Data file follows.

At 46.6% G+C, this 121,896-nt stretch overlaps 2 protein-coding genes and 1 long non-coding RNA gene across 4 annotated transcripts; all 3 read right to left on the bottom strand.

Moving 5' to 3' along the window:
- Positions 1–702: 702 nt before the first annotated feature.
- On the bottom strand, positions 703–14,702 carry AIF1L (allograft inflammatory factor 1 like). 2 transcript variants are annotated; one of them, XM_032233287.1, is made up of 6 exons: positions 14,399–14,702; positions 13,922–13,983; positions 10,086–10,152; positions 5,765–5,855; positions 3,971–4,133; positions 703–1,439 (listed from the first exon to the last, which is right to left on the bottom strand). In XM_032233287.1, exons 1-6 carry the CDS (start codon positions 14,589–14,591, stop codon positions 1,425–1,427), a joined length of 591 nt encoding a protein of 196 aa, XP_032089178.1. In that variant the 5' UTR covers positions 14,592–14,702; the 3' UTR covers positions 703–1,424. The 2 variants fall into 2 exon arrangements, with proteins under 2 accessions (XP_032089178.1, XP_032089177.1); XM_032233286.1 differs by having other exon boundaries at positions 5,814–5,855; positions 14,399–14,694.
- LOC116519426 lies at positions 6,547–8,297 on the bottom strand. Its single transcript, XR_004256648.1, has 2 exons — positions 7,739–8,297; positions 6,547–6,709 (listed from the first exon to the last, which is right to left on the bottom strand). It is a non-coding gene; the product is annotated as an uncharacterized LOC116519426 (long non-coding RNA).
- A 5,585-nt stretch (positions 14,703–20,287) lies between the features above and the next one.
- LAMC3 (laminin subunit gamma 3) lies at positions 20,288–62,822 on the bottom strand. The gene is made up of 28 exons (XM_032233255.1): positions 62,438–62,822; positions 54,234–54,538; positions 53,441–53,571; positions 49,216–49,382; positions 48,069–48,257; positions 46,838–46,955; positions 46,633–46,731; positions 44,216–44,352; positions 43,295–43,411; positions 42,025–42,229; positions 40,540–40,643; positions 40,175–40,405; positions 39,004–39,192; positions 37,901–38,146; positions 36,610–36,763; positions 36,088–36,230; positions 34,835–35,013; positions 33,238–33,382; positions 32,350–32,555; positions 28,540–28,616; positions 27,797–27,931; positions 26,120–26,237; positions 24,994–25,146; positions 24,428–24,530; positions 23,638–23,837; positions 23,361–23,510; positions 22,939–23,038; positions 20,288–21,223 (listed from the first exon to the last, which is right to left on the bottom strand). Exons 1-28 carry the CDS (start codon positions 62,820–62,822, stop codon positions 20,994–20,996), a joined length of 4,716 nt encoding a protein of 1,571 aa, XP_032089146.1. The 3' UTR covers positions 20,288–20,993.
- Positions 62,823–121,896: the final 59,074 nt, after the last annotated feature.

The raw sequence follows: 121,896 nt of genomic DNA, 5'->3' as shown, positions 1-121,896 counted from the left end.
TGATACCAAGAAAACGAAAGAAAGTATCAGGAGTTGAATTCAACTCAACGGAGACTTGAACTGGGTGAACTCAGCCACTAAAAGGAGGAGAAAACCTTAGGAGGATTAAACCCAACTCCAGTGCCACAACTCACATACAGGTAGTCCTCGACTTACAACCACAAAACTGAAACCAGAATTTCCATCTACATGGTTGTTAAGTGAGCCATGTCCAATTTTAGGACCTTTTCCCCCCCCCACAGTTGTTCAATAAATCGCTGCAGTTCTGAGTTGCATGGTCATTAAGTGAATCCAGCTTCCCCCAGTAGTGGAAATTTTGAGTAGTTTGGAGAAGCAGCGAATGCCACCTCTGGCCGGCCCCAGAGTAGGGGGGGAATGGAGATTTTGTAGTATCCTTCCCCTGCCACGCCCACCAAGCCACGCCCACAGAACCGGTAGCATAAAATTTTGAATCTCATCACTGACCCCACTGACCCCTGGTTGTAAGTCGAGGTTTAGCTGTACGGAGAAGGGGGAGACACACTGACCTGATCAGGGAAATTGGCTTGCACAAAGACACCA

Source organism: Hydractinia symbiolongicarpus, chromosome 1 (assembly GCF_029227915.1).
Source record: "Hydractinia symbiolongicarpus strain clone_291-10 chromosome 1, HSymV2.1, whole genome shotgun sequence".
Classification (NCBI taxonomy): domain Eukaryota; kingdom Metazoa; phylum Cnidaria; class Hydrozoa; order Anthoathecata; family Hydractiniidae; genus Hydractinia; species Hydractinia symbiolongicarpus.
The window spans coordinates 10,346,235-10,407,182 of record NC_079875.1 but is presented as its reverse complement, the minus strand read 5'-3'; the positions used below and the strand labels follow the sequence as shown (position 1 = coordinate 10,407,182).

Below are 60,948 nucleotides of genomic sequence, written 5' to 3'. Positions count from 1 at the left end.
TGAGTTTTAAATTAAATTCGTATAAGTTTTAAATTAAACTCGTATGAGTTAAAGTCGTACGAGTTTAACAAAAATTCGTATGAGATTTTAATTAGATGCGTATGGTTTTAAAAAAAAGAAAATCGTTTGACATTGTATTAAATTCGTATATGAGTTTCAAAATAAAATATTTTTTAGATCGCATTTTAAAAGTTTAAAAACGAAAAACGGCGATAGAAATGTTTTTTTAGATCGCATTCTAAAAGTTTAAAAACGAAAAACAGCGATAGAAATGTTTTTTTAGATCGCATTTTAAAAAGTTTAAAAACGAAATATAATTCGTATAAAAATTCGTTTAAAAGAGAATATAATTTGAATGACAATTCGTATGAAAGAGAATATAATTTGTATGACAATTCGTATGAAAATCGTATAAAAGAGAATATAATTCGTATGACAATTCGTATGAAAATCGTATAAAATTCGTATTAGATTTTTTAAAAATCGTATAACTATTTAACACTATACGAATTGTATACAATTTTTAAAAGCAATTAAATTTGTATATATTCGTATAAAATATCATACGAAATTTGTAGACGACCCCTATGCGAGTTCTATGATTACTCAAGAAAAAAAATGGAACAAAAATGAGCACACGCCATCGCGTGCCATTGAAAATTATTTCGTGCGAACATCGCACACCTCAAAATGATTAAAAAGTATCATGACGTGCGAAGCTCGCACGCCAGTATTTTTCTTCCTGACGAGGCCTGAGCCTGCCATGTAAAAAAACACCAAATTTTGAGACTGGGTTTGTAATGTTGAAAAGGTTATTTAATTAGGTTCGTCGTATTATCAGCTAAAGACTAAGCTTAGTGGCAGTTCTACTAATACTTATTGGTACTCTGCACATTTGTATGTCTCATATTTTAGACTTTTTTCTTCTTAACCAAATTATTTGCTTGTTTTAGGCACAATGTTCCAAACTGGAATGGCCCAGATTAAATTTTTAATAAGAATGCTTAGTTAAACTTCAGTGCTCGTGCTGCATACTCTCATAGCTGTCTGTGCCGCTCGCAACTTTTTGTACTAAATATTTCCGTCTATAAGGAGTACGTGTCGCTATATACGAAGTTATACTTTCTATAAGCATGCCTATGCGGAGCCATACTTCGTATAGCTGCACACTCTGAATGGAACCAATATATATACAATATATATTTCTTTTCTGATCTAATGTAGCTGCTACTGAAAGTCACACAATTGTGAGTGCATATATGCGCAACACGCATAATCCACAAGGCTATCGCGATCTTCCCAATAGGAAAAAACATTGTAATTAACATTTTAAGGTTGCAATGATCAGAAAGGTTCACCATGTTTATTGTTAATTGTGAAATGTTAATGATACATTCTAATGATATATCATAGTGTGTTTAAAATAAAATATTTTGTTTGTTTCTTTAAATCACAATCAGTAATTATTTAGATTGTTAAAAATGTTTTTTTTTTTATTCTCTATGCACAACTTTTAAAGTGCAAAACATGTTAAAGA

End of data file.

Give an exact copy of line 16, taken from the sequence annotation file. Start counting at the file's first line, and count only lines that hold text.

TGAGTTTTAAATTAAATTCGTATAAGTTTTAAATTAAACTCGTATGAGTTAAAGTCGTACGAGTTTAACAAAAATTCGTATGAGATTTTAATTAGATGCGTATGGTTTTAAAAAAAAGAAAATCGTTTGACATTGTATTAAATTCGTATATGAGTTTCAAAATAAAATATTTTTTAGATCGCATTTTAAAAGTTTAAAAACGAAAAACGGCGATAGAAATGTTTTTTTAGATCGCATTCTAAAAGTTTAAAAACGAAAAACAGCGATAGAAATGTTTTTTTAGATCGCATTTTAAAAAGTTTAAAAACGAAATATAATTCGTATAAAAATTCGTTTAAAAGAGAATATAATTTGAATGACAATTCGTATGAAAGAGAATATAATTTGTATGACAATTCGTATGAAAATCGTATAAAAGAGAATATAATTCGTATGACAATTCGTATGAAAATCGTATAAAATTCGTATTAGATTTTTTAAAAATCGTATAACTATTTAACACTATACGAATTGTATACAATTTTTAAAAGCAATTAAATTTGTATATATTCGTATAAAATATCATACGAAATTTGTAGACGACCCCTATGCGAGTTCTATGATTACTCAAGAAAAAAAATGGAACAAAAATGAGCACACGCCATCGCGTGCCATTGAAAATTATTTCGTGCGAACATCGCACACCTCAAAATGATTAAAAAGTATCATGACGTGCGAAGCTCGCACGCCAGTATTTTTCTTCCTGACGAGGCCTGAGCCTGCCATGTAAAAAAACACCAAATTTTGAGACTGGGTTTGTAATGTTGAAAAGGTTATTTAATTAGGTTCGTCGTATTATCAGCTAAAGACTAAGCTTAGTGGCAGTTCTACTAATACTTATTGGTACTCTGCACATTTGTATGTCTCATATTTTAGACTTTTTTCTTCTTAACCAAATTATTTGCTTGTTTTAGGCACAATGTTCCAAACTGGAATGGCCCAGATTAAATTTTTAATAAGAATGCTTAGTTAAACTTCAGTGCTCGTGCTGCATACTCTCATAGCTGTCTGTGCCGCTCGCAACTTTTTGTACTAAATATTTCCGTCTATAAGGAGTACGTGTCGCTATATACGAAGTTATACTTTCTATAAGCATGCCTATGCGGAGCCATACTTCGTATAGCTGCACACTCTGAATGGAACCAATATATATACAATATATATTTCTTTTCTGATCTAATGTAGCTGCTACTGAAAGTCACACAATTGTGAGTGCATATATGCGCAACACGCATAATCCACAAGGCTATCGCGATCTTCCCAATAGGAAAAAACATTGTAATTAACATTTTAAGGTTGCAATGATCAGAAAGGTTCACCATGTTTATTGTTAATTGTGAAATGTTAATGATACATTCTAATGATATATCATAGTGTGTTTAAAATAAAATATTTTGTTTGTTTCTTTAAATCACAATCAGTAATTATTTAGATTGTTAAAAATGTTTTTTTTTTTATTCTCTATGCACAACTTTTAAAGTGCAAAACATGTTAAAGA